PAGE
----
Morgan Stanley seeks to cut 7% of Asia-Investment Bank jobs

The decision is said to be influenced by strained relations with the US and a decline in economic growth


Morgan Stanley is contemplating a 7 per cent reduction in its investment banking workforce in the Asia-Pacific region. As per media sources, the decision is influenced by strained relations with the US and a decline in economic growth, which have dampened deal making activities.

As early as this week, the bank is expected to initiate discussions with affected bankers, potentially putting over 40 jobs at risk, including those within the capital markets unit. It’s not yet clear on the exact number of jobs cuts, but it’s being said that roles in China would be the most affected.

Previously, following a decline in deals, Morgan Stanley eliminated roughly 50 investment-banking positions in Asia by the end of 2022, with a considerable portion of them being China-focused roles. This reduction was one of the most substantial among Wall Street firms in the previous year, according to sources.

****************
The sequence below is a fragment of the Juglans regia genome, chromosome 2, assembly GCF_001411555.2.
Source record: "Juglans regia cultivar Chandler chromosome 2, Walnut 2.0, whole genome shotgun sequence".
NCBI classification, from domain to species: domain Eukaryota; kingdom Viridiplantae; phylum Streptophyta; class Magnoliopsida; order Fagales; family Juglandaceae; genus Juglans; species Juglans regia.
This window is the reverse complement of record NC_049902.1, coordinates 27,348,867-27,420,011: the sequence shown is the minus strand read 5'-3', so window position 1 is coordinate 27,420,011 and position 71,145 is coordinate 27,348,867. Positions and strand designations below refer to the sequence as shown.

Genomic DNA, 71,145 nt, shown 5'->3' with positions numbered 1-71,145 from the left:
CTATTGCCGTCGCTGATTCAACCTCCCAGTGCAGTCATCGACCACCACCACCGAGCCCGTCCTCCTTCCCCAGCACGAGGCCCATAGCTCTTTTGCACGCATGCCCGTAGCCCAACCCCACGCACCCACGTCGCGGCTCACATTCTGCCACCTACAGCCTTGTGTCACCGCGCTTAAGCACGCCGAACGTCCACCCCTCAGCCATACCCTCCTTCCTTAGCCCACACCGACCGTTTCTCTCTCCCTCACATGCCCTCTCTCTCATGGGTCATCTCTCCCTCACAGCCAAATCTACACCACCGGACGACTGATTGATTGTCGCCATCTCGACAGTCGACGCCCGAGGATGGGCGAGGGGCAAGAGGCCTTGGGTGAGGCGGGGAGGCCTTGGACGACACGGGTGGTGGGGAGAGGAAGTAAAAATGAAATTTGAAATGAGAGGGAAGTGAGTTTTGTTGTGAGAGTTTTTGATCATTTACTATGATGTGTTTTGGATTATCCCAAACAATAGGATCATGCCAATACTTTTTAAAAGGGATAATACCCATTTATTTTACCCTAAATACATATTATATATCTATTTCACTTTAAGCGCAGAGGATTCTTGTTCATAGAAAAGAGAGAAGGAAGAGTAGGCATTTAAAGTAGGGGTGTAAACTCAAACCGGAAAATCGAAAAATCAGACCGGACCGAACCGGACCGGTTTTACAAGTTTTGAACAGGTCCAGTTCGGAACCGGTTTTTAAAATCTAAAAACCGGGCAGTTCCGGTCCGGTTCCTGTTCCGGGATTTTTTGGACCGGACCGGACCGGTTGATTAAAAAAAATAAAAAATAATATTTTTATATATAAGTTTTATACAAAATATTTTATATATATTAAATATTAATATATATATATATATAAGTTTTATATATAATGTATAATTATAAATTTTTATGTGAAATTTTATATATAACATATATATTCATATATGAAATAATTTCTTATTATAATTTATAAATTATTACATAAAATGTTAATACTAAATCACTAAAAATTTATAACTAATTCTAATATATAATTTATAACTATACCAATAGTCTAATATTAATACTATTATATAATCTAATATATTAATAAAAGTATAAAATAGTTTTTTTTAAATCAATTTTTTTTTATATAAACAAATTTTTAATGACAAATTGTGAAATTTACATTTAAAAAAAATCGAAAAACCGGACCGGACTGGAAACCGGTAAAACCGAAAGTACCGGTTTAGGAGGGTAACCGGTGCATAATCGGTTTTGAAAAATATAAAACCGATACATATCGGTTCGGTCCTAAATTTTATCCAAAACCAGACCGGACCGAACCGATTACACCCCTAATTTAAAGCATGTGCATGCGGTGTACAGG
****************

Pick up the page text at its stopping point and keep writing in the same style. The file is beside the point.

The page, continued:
Global banks, previously optimistic about the prospects of the world’s second-largest economy, are now attempting to scale back their operations in China. Despite recognising the significant long-term opportunities, escalating tensions between the two largest economies have dampened sentiment and diminished the initial enthusiasm for China’s reopening.

Investors have reduced their investments in Chinese stocks, and US-based long-only fund managers have been actively selling Chinese shares. In April, it was reported that US President Joe Biden plans to sign an executive order within a few weeks, which will impose limitations on American businesses’ investments in key sectors of China’s economy.

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